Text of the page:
• Frequency of MRD was lowest in patients who achieved complete remission (19%), whereas detection of MRD was significantly higher in patients with complete remission with incomplete platelet recovery (54.2%) and with complete remission with incomplete blood count recovery) (60.9%) (P<0.01)

Mutation specific monitoring

For patients harboring mutations targetable by current standardized qPCR assays, the PCR approach has been shown to have high sensitivity.10 Various mutations have also been shown to have differential impact, as described below:

  • PCR based MRD testing was shown to have an independent prognostic effect, using samples from patients with NPM1 mutations receiving treatment in the UK National Cancer Research Institute’s AML17 trial.30 Residual presence of NPM1 mutated transcripts after the second chemotherapy cycle was associated with increased risk of disease relapse as well as decreased overall survival. Most patients who relapsed had detectable NPM1 mutations at time of relapse

  • In a series of 430 patients with at least one mutation at diagnosis, MRD assessment in post-treatment marrows at time of morphologic complete remission detected persistent mutations in 51.4%.31 Mutations in DNMT3A, TET2, and ASXL1 were the most common (78.7%, 54.2%, and 51.6%, respectively) but did not correlate with an increased risk of relapse. By contrast, molecular MRD in mutations other than the above (eg, NRAS, PTPN11, KIT, KRAS) was associated with significantly greater risk of disease relapse (55.4% v 31.9%) and lower overall survival (41.9% v 66.1%) compared with no MRD

  • Whether specific residual mutations (eg, DNMT3A, TET2, and ASXL1) represent persistence of the antecedent clone of pre-malignant cells,32 reflective of clonal hematopoiesis,33 is unclear, as is whether they might contribute to relapse

Pre-transplant MRD

Studies have also shown a negative prognostic impact of MRD positivity before hematopoietic stem cell transplant (HSCT) on post-transplant survival and risk of relapse343536

  • In a retrospective analysis of 359 adult patients with AML undergoing myeloablative HSCT, three year overall survival and progression-free survival estimates were similar for patients with pre-transplant MRD positivity (26% and 12%) and those with pre-transplant active AML disease (23% and 13%) and inferior to those of patients entering transplant with MRD negative status (73% and 67%)

  • Relapse estimates were similar between patients with MRD positive and active disease (67% and 65%, respectively), compared with patients in MRD negative remission (22%)37

Monitoring for MRD in the era of personalized medicine

Questions remain about the optimal method or combination of methods for MRD assessment, sample source (peripheral blood, bone marrow), most impactful time point(s) for analysis, differential impact of MRD by various mutations and assays, and how best to integrate MRD assessment and status into treatment algorithms

  • All genetic testing for MRD assessment are not the same, and nor are all assays capable of detecting MRD38

  • Further standardization and validation of assays across centers or in centralized laboratories will be needed, as well as continued incorporation into response assessments in clinical trials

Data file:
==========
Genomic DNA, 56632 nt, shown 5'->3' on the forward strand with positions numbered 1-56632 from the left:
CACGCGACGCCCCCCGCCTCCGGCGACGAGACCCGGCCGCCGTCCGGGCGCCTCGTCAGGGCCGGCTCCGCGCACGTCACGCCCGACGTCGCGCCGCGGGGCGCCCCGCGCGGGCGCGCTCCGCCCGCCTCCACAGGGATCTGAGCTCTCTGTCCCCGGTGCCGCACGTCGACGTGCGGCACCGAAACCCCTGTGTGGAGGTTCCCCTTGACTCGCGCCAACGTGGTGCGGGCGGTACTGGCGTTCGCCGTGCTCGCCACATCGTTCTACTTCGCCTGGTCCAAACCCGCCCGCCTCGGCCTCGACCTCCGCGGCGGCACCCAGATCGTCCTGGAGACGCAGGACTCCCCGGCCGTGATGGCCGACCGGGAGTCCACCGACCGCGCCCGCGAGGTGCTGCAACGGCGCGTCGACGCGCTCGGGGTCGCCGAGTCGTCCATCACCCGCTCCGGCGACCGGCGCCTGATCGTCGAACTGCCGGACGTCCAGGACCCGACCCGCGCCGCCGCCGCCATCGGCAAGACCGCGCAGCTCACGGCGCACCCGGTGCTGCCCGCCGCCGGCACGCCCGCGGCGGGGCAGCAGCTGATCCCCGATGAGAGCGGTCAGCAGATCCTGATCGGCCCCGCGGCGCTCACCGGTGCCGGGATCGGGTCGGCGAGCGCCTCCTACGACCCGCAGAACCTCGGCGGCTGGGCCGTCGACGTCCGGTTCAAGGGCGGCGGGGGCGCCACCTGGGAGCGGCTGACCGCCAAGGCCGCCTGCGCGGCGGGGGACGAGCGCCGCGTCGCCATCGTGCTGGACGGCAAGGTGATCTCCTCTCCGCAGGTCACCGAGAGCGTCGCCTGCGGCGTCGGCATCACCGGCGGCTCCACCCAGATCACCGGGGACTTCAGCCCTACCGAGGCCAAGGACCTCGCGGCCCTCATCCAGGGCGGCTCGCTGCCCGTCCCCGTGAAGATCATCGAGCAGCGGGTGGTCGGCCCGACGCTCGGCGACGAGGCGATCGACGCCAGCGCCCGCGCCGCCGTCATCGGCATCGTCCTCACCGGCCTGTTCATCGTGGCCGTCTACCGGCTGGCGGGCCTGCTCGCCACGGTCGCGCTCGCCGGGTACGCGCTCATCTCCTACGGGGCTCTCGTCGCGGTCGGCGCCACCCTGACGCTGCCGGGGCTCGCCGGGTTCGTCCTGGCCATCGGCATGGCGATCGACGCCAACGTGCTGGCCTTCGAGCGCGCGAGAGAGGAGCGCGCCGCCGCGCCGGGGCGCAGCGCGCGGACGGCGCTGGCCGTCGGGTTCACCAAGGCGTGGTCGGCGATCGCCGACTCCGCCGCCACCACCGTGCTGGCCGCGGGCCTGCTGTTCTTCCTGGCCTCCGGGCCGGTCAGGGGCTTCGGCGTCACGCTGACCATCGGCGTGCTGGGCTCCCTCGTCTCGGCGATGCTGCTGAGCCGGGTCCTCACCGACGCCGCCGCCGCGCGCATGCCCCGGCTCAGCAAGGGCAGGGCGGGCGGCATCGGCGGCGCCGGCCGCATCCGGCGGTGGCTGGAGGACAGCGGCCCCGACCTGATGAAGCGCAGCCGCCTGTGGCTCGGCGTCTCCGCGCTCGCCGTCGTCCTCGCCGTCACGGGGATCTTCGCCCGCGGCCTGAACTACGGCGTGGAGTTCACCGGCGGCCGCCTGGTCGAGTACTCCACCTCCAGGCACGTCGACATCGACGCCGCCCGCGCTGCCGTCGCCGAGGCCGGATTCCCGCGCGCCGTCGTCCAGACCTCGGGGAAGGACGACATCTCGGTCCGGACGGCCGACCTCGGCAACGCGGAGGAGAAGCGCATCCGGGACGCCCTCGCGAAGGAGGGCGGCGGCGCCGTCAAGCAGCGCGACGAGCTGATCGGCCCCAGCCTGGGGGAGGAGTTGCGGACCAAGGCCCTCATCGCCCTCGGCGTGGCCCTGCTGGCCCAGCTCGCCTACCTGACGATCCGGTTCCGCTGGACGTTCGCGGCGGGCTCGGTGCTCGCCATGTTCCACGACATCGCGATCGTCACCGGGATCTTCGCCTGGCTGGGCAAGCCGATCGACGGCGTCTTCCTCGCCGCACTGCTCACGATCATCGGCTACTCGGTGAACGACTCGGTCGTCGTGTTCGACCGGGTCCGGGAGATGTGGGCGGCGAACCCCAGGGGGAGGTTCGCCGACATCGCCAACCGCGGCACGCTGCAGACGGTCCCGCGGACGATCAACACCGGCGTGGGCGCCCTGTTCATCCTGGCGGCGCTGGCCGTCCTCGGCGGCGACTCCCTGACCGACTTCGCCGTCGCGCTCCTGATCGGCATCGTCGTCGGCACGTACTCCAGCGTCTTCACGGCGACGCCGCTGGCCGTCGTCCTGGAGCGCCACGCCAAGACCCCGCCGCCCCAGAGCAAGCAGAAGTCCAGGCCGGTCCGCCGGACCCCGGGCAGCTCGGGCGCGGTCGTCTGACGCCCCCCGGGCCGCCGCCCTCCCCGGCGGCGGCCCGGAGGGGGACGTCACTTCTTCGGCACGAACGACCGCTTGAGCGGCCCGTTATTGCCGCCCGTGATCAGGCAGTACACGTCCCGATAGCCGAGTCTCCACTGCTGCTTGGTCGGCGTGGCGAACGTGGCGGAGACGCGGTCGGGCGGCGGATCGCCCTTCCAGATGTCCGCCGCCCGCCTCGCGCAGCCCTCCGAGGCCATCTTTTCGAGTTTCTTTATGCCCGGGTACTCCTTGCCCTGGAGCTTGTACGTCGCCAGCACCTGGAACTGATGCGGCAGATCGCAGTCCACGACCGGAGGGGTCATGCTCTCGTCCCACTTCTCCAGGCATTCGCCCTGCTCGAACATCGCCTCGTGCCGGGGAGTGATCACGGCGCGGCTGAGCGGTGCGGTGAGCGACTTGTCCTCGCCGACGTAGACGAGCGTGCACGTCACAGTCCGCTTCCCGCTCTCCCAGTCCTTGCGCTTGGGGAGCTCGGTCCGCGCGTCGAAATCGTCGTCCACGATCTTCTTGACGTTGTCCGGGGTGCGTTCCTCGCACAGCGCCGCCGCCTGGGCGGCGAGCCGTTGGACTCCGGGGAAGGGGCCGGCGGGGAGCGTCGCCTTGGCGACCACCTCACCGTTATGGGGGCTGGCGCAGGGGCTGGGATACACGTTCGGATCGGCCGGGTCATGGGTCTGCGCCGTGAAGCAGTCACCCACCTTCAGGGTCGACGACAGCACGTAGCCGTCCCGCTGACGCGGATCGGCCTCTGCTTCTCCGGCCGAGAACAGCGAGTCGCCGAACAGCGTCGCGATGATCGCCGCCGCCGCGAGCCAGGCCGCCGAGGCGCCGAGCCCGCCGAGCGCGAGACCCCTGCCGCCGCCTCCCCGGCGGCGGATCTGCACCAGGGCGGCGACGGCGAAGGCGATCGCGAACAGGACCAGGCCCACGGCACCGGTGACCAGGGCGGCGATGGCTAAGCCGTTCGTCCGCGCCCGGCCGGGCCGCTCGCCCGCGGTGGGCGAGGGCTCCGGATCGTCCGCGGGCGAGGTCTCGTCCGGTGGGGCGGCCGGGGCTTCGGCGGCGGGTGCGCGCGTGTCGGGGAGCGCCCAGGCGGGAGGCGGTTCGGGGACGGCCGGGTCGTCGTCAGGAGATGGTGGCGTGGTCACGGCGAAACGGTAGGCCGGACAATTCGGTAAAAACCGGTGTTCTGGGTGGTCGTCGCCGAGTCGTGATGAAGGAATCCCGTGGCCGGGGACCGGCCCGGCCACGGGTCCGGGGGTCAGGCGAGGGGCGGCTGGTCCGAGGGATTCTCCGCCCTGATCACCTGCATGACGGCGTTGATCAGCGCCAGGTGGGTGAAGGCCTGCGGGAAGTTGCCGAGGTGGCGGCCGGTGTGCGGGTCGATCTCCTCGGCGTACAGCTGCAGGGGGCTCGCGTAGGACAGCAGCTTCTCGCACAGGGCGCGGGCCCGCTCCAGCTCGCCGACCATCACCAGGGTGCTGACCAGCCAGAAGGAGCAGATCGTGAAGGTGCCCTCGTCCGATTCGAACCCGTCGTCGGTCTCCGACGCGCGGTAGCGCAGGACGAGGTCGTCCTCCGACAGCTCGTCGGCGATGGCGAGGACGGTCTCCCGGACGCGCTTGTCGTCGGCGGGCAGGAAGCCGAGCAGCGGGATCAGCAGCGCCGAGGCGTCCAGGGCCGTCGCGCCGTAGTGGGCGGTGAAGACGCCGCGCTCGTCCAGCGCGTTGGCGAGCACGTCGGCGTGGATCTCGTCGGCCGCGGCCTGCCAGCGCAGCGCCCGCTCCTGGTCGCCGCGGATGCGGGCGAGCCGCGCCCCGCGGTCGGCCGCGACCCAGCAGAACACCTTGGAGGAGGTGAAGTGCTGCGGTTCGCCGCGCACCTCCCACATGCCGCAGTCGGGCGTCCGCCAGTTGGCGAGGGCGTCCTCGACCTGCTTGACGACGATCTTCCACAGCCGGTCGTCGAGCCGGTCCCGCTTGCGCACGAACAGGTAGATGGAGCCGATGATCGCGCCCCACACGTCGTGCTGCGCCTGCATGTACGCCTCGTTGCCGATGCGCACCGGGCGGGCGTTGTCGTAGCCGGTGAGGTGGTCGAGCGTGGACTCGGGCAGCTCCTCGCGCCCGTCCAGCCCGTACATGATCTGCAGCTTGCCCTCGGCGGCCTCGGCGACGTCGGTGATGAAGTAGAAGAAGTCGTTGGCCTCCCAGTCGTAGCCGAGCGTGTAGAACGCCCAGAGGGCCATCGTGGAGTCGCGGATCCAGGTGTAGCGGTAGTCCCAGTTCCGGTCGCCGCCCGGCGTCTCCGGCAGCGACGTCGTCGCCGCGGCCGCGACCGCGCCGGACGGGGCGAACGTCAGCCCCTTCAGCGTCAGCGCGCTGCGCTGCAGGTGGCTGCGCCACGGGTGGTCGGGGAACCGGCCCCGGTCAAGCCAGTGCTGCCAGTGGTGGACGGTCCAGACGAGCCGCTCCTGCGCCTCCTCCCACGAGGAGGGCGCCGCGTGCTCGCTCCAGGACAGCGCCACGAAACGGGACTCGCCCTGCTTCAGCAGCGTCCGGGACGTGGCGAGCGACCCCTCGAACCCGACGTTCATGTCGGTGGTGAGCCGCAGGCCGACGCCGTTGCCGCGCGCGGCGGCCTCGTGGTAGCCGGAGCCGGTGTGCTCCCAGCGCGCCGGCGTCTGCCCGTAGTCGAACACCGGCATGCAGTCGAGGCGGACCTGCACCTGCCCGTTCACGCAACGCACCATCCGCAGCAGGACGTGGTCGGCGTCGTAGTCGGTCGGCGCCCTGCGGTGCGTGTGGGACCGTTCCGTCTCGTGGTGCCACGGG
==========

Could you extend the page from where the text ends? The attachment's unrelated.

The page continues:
• How best to target post-therapy MRD with mutation directed therapy is also an area of active ongoing investigation, with novel strategies recently reviewed3940


“Risk factors” for AML

Familial pre-disposition syndromes

That families exist in which multiple members (in both childhood and adulthood) are affected by a myeloid malignancy has been long recognized. In recent decades, specific genotypes associated with heritable hematologic malignancies have been defined. In the most recent WHO categorization,7 provisional recognition of this phenomenon includes multiple categories for myeloid neoplasms with germline predispositions including those that are isolated abnormalities (CEBPA, DDX41) or associated with additional abnormalities (either a platelet disorder or organ dysfunction), including RUNX1, ANKRD26, ETV6, GATA2, Li Fraumeni syndrome (TP53), and bone marrow failure syndromes such as Fanconi anemia and dyskeratosis congenita. Awareness and recognition of these conditions are increasing, which allows for both tailored treatment and genetic counseling.

Some affected families are identified by astute clinicians who note multiple affected family members or phenotypic abnormalities in the patient, whereas others are identified because of increasingly large NGS panels including myeloid predisposition genes. In the latter case, the presence of a suggestive family history may or may not be known. In a study of 360 patients with hematologic malignancies, NGS was completed using a panel including nine genes implicated in hereditary hematologic malignancies, resulting in the identification of 74 (21%) pathogenic variants of which six were ultimately confirmed to be germline.41 The increasing use of NGS that includes germline predisposition mutations allows for identification of at risk individuals. Confirmation of germline mutations should be completed on genetic material obtained by skin biopsy or buccal swab. A recent detailed review by the University of Chicago Hematopoietic Malignancies Cancer Risk Team describes clinical and laboratory features suggestive of a hereditary myeloid malignancy syndrome.42